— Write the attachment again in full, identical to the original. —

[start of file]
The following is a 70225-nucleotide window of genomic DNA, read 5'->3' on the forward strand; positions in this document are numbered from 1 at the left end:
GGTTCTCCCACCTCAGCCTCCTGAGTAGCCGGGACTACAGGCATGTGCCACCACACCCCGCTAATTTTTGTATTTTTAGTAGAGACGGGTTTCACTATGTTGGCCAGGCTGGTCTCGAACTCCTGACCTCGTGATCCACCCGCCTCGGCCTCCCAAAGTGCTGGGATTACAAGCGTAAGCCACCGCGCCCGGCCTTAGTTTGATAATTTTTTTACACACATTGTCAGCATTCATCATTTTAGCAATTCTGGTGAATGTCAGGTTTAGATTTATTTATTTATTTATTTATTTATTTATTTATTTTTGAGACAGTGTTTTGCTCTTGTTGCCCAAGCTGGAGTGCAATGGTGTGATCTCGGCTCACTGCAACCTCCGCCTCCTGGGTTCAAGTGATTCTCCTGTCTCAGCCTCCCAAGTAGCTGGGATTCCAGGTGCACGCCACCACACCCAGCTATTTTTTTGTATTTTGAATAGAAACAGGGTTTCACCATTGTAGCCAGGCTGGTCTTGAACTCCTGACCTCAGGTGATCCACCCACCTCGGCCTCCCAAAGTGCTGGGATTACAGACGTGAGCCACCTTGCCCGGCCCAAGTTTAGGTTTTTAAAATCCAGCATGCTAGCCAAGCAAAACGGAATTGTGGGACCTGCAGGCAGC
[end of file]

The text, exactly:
The following is a 70225-nucleotide window of genomic DNA, read 5'->3' on the forward strand; positions in this document are numbered from 1 at the left end:
GGTTCTCCCACCTCAGCCTCCTGAGTAGCCGGGACTACAGGCATGTGCCACCACACCCCGCTAATTTTTGTATTTTTAGTAGAGACGGGTTTCACTATGTTGGCCAGGCTGGTCTCGAACTCCTGACCTCGTGATCCACCCGCCTCGGCCTCCCAAAGTGCTGGGATTACAAGCGTAAGCCACCGCGCCCGGCCTTAGTTTGATAATTTTTTTACACACATTGTCAGCATTCATCATTTTAGCAATTCTGGTGAATGTCAGGTTTAGATTTATTTATTTATTTATTTATTTATTTATTTATTTTTGAGACAGTGTTTTGCTCTTGTTGCCCAAGCTGGAGTGCAATGGTGTGATCTCGGCTCACTGCAACCTCCGCCTCCTGGGTTCAAGTGATTCTCCTGTCTCAGCCTCCCAAGTAGCTGGGATTCCAGGTGCACGCCACCACACCCAGCTATTTTTTTGTATTTTGAATAGAAACAGGGTTTCACCATTGTAGCCAGGCTGGTCTTGAACTCCTGACCTCAGGTGATCCACCCACCTCGGCCTCCCAAAGTGCTGGGATTACAGACGTGAGCCACCTTGCCCGGCCCAAGTTTAGGTTTTTAAAATCCAGCATGCTAGCCAAGCAAAACGGAATTGTGGGACCTGCAGGCAGC